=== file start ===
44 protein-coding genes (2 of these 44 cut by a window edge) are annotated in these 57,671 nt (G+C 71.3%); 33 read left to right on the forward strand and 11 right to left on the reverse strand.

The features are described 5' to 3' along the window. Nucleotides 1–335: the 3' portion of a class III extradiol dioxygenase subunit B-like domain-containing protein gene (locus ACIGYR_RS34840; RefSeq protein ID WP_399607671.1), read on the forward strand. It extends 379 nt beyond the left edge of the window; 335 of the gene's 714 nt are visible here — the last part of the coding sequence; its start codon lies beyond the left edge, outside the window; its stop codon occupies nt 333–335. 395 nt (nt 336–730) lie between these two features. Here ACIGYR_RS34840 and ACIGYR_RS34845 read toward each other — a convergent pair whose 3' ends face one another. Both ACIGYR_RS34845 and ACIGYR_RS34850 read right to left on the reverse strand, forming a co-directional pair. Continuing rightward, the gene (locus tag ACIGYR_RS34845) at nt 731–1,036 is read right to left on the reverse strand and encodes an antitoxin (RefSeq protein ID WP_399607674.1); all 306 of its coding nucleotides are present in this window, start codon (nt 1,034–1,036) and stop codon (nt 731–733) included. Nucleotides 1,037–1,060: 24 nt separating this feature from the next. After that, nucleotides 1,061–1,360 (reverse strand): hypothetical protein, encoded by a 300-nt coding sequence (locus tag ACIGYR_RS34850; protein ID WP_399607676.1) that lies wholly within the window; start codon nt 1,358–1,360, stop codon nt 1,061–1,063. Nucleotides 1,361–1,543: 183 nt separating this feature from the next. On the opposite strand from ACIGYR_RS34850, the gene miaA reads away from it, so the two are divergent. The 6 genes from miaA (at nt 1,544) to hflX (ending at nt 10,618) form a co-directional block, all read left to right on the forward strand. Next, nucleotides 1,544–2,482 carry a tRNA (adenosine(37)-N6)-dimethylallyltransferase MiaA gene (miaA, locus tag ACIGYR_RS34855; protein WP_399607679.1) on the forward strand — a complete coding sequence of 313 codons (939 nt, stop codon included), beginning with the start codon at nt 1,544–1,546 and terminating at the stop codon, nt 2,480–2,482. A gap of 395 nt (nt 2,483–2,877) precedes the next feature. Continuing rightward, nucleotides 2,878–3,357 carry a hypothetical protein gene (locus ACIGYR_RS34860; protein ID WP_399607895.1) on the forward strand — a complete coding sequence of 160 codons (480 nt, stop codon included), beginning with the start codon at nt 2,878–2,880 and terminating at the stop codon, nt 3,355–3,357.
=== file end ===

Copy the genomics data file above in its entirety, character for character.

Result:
44 protein-coding genes (2 of these 44 cut by a window edge) are annotated in these 57,671 nt (G+C 71.3%); 33 read left to right on the forward strand and 11 right to left on the reverse strand.

The features are described 5' to 3' along the window. Nucleotides 1–335: the 3' portion of a class III extradiol dioxygenase subunit B-like domain-containing protein gene (locus ACIGYR_RS34840; RefSeq protein ID WP_399607671.1), read on the forward strand. It extends 379 nt beyond the left edge of the window; 335 of the gene's 714 nt are visible here — the last part of the coding sequence; its start codon lies beyond the left edge, outside the window; its stop codon occupies nt 333–335. 395 nt (nt 336–730) lie between these two features. Here ACIGYR_RS34840 and ACIGYR_RS34845 read toward each other — a convergent pair whose 3' ends face one another. Both ACIGYR_RS34845 and ACIGYR_RS34850 read right to left on the reverse strand, forming a co-directional pair. Continuing rightward, the gene (locus tag ACIGYR_RS34845) at nt 731–1,036 is read right to left on the reverse strand and encodes an antitoxin (RefSeq protein ID WP_399607674.1); all 306 of its coding nucleotides are present in this window, start codon (nt 1,034–1,036) and stop codon (nt 731–733) included. Nucleotides 1,037–1,060: 24 nt separating this feature from the next. After that, nucleotides 1,061–1,360 (reverse strand): hypothetical protein, encoded by a 300-nt coding sequence (locus tag ACIGYR_RS34850; protein ID WP_399607676.1) that lies wholly within the window; start codon nt 1,358–1,360, stop codon nt 1,061–1,063. Nucleotides 1,361–1,543: 183 nt separating this feature from the next. On the opposite strand from ACIGYR_RS34850, the gene miaA reads away from it, so the two are divergent. The 6 genes from miaA (at nt 1,544) to hflX (ending at nt 10,618) form a co-directional block, all read left to right on the forward strand. Next, nucleotides 1,544–2,482 carry a tRNA (adenosine(37)-N6)-dimethylallyltransferase MiaA gene (miaA, locus tag ACIGYR_RS34855; protein WP_399607679.1) on the forward strand — a complete coding sequence of 313 codons (939 nt, stop codon included), beginning with the start codon at nt 1,544–1,546 and terminating at the stop codon, nt 2,480–2,482. A gap of 395 nt (nt 2,483–2,877) precedes the next feature. Continuing rightward, nucleotides 2,878–3,357 carry a hypothetical protein gene (locus ACIGYR_RS34860; protein ID WP_399607895.1) on the forward strand — a complete coding sequence of 160 codons (480 nt, stop codon included), beginning with the start codon at nt 2,878–2,880 and terminating at the stop codon, nt 3,355–3,357.